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Conspicuous, but not Consuming

Why Facebook is more important to the environment than solar panels.

The growth of social networks indicates a fundamental shift in patterns of human behavior. The unsustainable practice of ever-increasing consumption of physical goods, and expressing oneself through what one purchases and displays, is being replaced by increasing consumption of virtual goods through virtual channels. This is good news for the sustainability of our economy.Thorstein Veblen, in his groundbreaking work The Theory of the Leisure Class, published in 1899, posited that humans use displays of wealth to broadcast status to society. Veblen argued that, since the beginning of history, once basic needs were met, elites have "conspicuously consumed" to reinforce class. This has not been without consequence. As illustrated in Jared Diamond's controversial book Collapse, this seemingly inevitable behavior of the ruling classes led to cultural demise.Throughout the last century conspicuous consumption meant buying cars, boats, larger houses, jewelry, art, and meals in restaurants. Keeping up with the Joneses required a lot of energy-and produced a lot of carbon and waste. More and bigger became our mantras. The average size of the American home leapt from 983 square feet in 1950 to 2,080 in 1990, increasing roughly 20 percent per decade. The number of cars per U.S. family saw a similar 14 percent growth rate per decade over the same period.Just over 100 years since Veblen introduced the idea of conspicuous consumption, however, the practice appears to be losing steam. The rates of growth in average home size and family car ownership in the United States have both roughly halved since 1990. The square footage of an average U.S. home peaked in the second quarter of 2008, and is now back down to pre-2004 levels. The average number of cars per household is following a similar trajectory.Are people becoming less conspicuous? Hardly. Is this a response to the recession? Partially. A conscious effort to curb the environmental crisis? Unlikely. It may be, in fact, that houses, cars, clothes, and other traditional means of distinguishing oneself are no longer the best tools for the job.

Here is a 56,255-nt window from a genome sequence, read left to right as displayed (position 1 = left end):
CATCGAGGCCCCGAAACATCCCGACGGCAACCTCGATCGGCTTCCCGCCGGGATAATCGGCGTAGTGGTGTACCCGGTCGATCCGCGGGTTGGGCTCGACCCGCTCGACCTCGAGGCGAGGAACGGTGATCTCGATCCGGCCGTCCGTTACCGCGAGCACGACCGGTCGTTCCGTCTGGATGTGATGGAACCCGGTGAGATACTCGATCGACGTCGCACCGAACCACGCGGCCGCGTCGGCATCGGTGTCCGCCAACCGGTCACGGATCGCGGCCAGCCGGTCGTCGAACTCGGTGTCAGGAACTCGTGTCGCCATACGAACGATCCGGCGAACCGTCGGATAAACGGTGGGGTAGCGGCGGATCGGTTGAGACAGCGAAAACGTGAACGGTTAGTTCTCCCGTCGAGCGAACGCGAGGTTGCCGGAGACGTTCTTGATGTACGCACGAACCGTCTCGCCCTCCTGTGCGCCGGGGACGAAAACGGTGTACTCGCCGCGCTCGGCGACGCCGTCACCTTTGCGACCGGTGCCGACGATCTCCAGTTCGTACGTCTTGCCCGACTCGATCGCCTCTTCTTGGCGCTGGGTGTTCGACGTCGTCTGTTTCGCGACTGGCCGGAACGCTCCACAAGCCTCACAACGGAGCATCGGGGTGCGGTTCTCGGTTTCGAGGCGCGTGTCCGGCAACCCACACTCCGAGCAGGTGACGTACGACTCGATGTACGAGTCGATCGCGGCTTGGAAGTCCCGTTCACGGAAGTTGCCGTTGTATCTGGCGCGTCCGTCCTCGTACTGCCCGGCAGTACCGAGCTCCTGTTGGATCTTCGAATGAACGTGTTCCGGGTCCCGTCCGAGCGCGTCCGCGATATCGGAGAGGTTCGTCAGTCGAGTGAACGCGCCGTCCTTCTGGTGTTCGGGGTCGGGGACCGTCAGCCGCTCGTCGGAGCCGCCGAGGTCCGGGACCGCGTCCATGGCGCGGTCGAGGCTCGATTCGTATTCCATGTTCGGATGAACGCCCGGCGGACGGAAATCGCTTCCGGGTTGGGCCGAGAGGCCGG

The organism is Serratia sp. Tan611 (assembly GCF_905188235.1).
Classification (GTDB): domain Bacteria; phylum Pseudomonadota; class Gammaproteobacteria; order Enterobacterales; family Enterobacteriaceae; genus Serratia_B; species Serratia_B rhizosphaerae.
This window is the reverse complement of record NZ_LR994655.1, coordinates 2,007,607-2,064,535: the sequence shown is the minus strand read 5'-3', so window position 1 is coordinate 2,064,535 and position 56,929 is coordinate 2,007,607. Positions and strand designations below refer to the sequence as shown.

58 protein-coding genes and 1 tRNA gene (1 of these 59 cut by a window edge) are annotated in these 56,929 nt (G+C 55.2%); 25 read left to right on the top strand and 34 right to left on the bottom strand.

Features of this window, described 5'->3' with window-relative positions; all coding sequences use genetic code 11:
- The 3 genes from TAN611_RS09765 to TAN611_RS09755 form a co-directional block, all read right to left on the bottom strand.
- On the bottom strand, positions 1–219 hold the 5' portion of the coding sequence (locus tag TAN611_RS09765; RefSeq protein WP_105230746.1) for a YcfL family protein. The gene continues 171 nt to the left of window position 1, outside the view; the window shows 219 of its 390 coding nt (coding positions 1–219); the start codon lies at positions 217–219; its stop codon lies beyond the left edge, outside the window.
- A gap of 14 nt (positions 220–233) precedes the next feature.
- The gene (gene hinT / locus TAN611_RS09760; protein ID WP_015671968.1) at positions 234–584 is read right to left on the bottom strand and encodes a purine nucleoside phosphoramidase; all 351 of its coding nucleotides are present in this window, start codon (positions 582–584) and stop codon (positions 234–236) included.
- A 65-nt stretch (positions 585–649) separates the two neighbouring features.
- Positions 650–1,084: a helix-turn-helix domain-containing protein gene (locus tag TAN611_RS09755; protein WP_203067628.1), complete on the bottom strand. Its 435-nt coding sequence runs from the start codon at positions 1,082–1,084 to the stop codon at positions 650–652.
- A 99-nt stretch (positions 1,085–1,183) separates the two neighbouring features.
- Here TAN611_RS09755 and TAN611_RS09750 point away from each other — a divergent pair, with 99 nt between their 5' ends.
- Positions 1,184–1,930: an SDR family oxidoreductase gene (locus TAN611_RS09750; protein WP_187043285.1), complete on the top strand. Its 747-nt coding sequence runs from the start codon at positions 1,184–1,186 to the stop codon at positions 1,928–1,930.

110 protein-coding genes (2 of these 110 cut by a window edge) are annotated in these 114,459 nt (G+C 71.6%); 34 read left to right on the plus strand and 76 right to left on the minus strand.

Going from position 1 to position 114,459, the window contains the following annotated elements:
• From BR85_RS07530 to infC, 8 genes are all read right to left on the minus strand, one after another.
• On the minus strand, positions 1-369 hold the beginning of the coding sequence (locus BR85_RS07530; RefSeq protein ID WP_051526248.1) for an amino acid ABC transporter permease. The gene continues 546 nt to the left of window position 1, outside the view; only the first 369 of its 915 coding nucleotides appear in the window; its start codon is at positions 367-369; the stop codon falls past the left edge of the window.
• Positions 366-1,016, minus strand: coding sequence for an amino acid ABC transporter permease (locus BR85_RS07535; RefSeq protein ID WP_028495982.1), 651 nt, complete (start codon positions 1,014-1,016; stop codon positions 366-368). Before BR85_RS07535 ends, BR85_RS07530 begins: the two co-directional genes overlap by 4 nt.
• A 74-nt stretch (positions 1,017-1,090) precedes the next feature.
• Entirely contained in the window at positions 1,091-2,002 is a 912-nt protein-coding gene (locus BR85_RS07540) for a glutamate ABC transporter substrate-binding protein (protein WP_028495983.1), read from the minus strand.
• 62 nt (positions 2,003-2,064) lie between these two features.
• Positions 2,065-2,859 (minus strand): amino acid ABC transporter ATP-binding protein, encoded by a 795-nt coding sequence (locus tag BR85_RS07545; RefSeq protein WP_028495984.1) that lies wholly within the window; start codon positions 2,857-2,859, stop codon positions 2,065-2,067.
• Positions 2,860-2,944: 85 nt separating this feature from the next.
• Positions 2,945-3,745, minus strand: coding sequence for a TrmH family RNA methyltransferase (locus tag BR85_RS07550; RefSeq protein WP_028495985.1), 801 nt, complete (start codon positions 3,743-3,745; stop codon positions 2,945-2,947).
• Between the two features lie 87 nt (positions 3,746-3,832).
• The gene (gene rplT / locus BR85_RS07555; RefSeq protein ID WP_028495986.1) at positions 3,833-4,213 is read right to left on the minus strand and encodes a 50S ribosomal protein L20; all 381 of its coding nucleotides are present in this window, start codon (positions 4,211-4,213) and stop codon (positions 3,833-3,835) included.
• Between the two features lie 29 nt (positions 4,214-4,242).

Much has been said about how Facebook, Twitter, and blogging have revolutionized social networking and connectivity. But just as importantly, these channels for self-expression represent a new way to be conspicuous without the consumption. Take Twitter, for example, which expanded at a rate of almost 1400 percent in February 2009. Its sole purpose is to facilitate conspicuousness, allowing users to provide followers, many of whom are strangers, with minute-by-minute updates.Professional thirtysomethings spend more time polishing their LinkedIn pages than pruning their front lawns. Prospective singles-men and women-focus more on tweaking their or eHarmony profiles than they do searching for that perfect convertible. An entrepreneur friend in Silicon Valley recently told me he sold his BMW because he was embarrassed to show up in it for meetings with younger software engineers in the coffee shops of Palo Alto. The car detracted from-instead of reinforced-his identity.For many under the age of 25, a considerable portion of identity is shaped online-through friends listed, photos posted, causes supported, videos uploaded, and opinions shared. This may change with age, but the comparable activity of older people on other sites indicates it may not: the fastest growing demographic on Facebook is users over 35.This shift from material goods to self-expression and social capital is heartening, but the real story is not in the coffee shops in California, but in villages in India and small towns in China that are just beginning to get online. Jared Diamond notes that Easter Island's fatal fad for giant stone effigies-one well-known example of conspicuous materialism-didn't travel well at all. But the newest form of conspicuousness is instantly transferable across geographies and cultures, and is spreading much faster than consumerism did.Like cell phones in India, social networking will have a tremendous impact in the developing world. People in emerging economies already have real live social networks, of course, but social capital represents a much higher percentage of their net worth than for those who live in richer countries. A tool that can help them make the most of this asset will take on meaning and roles no one has anticipated.One hundred years on, both here and in the developing world, the "conspicuous" portion of Veblen's theory is as strong as ever. But "conspicuous consumption" is being replaced by "conspicuous expression" as the driver of identity. This new paradigm emphasizes the conspicuousness of ideas, interests, and opinions rather than accumulating more stuff than your neighbor. This is not insignificant. How billions choose to distinguish themselves from one another will be just as important to global sustainability as how they power their homes, what they eat, and how they commute to work, making online social networking a critical "leapfrog" technology in the developing world and a surprisingly powerful source of behavioral change in the developed world.As with any transformation, this shift will not occur without costs. Some new sectors will emerge while others will disappear. People will still need food, clothing, and shelter, and will consume in quantities beyond necessity, but the record stores in our neighborhoods will continue closing in the face of downloadable competition, and economies that rely heavily on manufacturing consumer goods will be forced to retool. Not everyone wins in the short term. But the good news is that, in the long run, so much economic growth will be in the developing world, this new form of conspicuousness will be as much about meeting new demand in a new way as it will be about replacing existing patterns of consumption. What at first looked like a replacement for record stores has attracted thousands of entrepreneurs, from all over the world, to profit by developing additions to a single line of consumer products. iTunes' App Store just added its 30,000th application, before it was even a year old. Welcome to conspicuous expression.The environmental challenges we now face will not be solved by doom-and-gloom prognostications, the U.N., large national governments, or a heroic private sector. A mindset shift is needed, leaders say, but we speak as if that shift is ephemeral or distant, beyond the mist. That new mindset is just a few clicks away.Guest bloggers Stephen Linaweaver, Michael Keating, and Brad Bate are consultants with GreenOrder, a sustainability strategy and management consulting firm that is a part of LRN.Illustration by Will Etling.